This bring us to the last point in this debate. While individuals and parents usually ignore the public benefits of having children, the state can very well understand such benefits. Not only young generation keeps a healthy demographic and contributes to future tax payers, but new people also contribute new ideas. Parents might not always recognize this value but a nation values future citizens. This is the reason that although feminists lambast motherhood in the west but their governments still try to subsidize maternity. Some countries like France which pay high maternity benefits have been able to maintain decent demography despite their young women increasingly trying to opt out of motherhood. But India is not a rich country and can hardly afford the cost of such benefits when it cannot even feed everyone. So, what is the way forward? India should inculcate the value of family system in its citizens and shut down the propaganda against big population as most Indian states are already below the replacement level of fertility i.e. 2.1 kids/woman. Putting emphasis on family system will allow women to take help not only from their husbands but also extended family during times of maternity, thus decreasing the economic and emotional pressure. On top government should decrease cost of raising children by spending money on building healthcare infrastructure and repealing laws like RTE which have increased cost of education, thus increasing the cost of having children. But before that the government should stop burdening young firms which are the growth engine of the economy and are needed for generating future jobs and income.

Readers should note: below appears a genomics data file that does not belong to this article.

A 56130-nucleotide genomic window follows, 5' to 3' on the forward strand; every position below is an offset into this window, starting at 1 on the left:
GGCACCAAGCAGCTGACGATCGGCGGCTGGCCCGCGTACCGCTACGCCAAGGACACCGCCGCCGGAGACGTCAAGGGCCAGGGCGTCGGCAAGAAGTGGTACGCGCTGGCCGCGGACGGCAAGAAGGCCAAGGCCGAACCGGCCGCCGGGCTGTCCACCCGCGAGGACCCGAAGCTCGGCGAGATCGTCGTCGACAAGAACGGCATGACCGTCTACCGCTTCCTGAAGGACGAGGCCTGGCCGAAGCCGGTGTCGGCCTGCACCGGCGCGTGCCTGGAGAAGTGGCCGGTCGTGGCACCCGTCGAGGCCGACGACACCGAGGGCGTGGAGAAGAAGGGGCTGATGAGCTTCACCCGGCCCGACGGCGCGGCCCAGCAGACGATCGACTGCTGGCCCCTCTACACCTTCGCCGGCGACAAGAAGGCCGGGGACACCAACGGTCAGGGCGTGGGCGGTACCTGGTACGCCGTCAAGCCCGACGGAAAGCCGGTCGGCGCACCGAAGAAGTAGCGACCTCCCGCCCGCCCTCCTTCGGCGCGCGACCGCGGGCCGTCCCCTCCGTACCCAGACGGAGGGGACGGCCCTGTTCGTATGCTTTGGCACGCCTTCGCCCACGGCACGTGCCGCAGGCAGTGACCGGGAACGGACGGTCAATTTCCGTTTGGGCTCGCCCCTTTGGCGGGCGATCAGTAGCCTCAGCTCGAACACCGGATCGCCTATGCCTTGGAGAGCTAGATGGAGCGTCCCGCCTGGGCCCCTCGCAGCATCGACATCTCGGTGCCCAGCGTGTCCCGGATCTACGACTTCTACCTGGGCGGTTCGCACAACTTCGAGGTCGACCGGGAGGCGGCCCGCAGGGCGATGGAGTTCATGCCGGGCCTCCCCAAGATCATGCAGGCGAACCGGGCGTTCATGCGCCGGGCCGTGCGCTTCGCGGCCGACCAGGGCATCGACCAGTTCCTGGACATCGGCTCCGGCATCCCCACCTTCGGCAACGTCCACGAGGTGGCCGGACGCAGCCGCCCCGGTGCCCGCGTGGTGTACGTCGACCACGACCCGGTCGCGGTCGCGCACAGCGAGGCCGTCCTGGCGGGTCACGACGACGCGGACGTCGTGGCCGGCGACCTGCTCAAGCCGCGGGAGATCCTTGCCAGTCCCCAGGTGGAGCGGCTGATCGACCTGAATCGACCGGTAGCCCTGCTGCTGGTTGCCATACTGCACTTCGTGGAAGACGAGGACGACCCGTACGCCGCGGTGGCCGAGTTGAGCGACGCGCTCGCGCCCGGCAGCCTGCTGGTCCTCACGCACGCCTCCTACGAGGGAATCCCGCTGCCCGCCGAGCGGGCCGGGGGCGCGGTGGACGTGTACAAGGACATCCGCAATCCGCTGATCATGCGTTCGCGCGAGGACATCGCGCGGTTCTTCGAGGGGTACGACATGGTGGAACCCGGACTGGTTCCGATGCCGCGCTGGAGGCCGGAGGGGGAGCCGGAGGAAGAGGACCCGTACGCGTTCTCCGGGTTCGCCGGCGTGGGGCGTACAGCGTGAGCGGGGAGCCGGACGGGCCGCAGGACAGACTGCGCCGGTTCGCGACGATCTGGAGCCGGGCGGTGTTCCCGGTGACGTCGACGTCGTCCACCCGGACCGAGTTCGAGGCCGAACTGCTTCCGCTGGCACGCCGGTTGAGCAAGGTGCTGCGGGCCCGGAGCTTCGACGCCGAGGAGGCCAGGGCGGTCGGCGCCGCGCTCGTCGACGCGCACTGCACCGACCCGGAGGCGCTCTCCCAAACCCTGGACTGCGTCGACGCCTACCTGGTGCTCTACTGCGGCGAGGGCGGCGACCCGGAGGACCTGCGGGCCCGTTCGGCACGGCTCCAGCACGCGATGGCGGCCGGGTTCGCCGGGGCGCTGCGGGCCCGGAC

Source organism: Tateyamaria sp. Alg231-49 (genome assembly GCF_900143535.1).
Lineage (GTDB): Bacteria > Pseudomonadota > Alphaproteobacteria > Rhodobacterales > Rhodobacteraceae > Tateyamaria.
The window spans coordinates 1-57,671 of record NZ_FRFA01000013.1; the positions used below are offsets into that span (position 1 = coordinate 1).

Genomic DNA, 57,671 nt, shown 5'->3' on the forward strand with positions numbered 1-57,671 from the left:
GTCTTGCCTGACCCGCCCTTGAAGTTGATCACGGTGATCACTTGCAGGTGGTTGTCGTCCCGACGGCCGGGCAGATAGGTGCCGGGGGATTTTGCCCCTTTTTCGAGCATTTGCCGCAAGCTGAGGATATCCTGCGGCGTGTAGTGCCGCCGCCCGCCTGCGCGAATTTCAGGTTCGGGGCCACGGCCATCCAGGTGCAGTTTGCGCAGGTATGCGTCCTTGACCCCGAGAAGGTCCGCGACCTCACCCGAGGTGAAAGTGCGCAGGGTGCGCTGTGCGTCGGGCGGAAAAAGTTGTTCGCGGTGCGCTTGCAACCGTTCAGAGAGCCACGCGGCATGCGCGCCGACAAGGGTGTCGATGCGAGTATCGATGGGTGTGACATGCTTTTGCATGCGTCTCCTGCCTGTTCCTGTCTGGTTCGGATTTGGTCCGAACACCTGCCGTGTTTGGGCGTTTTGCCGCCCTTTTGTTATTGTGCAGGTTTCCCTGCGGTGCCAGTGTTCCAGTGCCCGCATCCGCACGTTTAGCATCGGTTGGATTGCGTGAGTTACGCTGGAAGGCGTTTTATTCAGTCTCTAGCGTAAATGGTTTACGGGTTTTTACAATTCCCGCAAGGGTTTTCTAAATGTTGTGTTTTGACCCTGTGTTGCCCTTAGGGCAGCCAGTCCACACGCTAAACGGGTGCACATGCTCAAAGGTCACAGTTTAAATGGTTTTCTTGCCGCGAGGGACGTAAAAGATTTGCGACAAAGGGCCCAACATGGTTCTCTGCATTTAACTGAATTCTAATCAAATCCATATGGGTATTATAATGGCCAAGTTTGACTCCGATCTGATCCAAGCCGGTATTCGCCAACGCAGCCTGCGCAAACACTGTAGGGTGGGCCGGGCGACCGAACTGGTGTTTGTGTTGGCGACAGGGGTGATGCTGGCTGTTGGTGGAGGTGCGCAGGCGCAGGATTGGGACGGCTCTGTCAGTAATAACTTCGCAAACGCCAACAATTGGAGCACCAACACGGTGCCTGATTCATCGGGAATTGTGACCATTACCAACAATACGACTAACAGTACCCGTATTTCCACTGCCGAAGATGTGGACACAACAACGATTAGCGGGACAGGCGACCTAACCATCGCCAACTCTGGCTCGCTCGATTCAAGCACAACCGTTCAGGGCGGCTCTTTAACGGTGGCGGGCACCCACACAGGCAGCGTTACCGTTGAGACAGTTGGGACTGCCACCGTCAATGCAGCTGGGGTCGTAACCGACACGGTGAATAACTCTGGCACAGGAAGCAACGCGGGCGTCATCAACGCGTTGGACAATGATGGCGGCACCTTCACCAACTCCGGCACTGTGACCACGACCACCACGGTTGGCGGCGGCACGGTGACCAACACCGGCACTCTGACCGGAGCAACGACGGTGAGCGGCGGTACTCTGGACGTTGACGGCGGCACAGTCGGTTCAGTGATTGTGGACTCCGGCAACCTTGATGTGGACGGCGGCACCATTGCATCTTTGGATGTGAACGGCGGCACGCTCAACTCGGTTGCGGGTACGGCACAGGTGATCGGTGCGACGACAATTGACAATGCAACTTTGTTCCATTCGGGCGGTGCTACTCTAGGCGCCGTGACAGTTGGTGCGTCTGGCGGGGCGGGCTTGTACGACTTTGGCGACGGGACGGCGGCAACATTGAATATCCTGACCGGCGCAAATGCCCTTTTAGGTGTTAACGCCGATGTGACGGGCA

• Sivakumar

    I believe most companies provide group medical insurance benefits for the employee and his family which also covers maternity benefits.But these benefits depends on the grade of the employee.

  • guest

    Well family and population are all well but the problem is middle and upper class hindus are the only ones opting out of having children. Learnt recently that the rate of birth among hindus in some states is already below 2 kids per couple. That is the dangerous part. We need people but we need more hindus. It might make me sound ‘militant’ but actually we are the only country keep hindu thought alive –however, weak…